Miami goes way beyond the stereotype of a ‘South Beach’ town. Though known as one of the major cities with a sizable Latino population, it’s often only thought of as home to Cuban Americans. But other Latino cultural heritages are also an important part of this city.
The book, Kendallsuyo, is looking to tell unique stories of the population who migrated from Peru and Andes, and made South Florida (Miami, Broward, Palm Beach) their home.
These groups transformed the city in a very special way, not only with its food (i.e. ceviche or potato dishes), but with their cultural traditions, music and habits.
The name Kendallsuyo comes from Kendall, a neighborhood located in Southwest Miami -the first important Peruvian settlement in the city; and the suffix “-suyo” comes from the official name of the ancient Inca Empire (Tahuantinsuyo, “The four-regions state” in Quechua).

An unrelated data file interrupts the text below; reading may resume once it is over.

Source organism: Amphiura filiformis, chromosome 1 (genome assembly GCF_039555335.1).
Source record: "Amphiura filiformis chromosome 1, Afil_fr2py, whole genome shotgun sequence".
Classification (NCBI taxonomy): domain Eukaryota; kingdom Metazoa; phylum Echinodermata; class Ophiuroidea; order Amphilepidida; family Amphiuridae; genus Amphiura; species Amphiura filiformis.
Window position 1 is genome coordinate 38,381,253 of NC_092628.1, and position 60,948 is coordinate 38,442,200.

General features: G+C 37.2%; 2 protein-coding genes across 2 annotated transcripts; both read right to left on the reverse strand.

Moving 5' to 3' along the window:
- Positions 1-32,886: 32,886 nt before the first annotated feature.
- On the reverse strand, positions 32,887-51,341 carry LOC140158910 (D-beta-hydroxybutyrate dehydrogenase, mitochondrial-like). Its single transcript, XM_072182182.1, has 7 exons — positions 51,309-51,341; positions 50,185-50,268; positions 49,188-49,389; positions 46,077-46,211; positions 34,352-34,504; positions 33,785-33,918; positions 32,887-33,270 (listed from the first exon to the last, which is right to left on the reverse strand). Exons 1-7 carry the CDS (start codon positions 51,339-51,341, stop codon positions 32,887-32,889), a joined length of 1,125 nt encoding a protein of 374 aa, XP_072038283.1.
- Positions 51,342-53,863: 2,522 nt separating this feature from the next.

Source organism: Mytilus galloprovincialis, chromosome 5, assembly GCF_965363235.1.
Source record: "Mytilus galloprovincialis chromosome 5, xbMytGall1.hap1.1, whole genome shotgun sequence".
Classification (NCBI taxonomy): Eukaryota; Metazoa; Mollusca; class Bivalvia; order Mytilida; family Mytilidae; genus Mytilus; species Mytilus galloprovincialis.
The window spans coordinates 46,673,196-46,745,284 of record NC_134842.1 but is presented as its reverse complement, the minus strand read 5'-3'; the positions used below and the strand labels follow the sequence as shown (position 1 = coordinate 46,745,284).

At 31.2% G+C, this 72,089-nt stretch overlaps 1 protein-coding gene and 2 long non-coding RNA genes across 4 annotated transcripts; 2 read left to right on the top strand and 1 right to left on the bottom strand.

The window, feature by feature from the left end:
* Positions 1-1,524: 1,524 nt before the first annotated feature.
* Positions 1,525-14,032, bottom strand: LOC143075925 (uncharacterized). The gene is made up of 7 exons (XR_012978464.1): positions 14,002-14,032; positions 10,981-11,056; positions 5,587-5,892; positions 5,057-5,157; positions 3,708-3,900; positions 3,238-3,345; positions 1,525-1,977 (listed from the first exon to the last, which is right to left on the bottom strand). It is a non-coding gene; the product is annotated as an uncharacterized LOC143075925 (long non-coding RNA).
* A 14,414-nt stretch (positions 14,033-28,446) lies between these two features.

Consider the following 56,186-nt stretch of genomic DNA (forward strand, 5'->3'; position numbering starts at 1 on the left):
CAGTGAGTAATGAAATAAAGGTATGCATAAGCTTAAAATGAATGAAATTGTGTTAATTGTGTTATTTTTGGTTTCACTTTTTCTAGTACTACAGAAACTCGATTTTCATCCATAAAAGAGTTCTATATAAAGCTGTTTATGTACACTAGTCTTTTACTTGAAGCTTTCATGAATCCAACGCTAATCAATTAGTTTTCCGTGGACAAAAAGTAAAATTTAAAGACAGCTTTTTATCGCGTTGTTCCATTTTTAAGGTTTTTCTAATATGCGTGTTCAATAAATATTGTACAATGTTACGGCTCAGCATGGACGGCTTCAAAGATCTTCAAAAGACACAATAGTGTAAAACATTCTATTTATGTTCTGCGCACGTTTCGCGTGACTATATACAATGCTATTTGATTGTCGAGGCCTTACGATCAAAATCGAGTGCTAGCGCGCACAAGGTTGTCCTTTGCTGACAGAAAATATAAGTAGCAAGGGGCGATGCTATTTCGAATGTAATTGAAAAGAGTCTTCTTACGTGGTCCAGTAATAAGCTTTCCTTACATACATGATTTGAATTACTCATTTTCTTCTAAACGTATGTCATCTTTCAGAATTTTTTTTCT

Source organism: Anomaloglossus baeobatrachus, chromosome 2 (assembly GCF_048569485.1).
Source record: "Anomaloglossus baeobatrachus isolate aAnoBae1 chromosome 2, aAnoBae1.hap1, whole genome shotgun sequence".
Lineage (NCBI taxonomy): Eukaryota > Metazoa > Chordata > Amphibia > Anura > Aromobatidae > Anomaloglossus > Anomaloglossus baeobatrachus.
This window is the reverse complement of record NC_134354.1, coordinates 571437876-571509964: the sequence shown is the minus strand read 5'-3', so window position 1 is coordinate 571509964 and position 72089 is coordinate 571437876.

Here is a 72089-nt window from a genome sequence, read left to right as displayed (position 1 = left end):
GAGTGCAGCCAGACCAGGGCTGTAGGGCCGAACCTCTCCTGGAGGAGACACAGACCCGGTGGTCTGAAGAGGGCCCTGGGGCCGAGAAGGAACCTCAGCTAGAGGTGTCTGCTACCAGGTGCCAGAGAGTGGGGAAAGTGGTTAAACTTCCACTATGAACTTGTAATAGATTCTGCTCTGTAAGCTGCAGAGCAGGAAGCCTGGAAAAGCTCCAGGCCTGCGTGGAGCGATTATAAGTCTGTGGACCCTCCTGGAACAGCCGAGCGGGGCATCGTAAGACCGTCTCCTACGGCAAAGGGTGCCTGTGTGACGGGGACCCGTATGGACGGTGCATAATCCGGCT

Kendallsuyo -the book, gathers stories of hope, chronicles, interviews and historical data. From the life of a traditional scissors dancer from the Peruvian Andes who now lives in Southern Miami, a family who stayed together thanks to the language of music, the efforts of Quechua speakers who are trying to keep alive this endangered language within the new generations of Peruvians, Bolivians or Ecuadorians, and the dreams of a Bolivian woman who created an Andean dance school so her kids could remain close to their roots, Kendallsuyo will document and share their stories.
In addition, other topics will be included such as food, migration struggles, music, community, entrepreneurship, architecture, art, faith, migrants, and refugees.
Given that most think about Latinos in the US in general terms (i.e. we overlook Andean, Amazon or indigenous populations), this book will break new ground and raise critical public awareness.
The campaign’s goal is $3,500 and on September 6.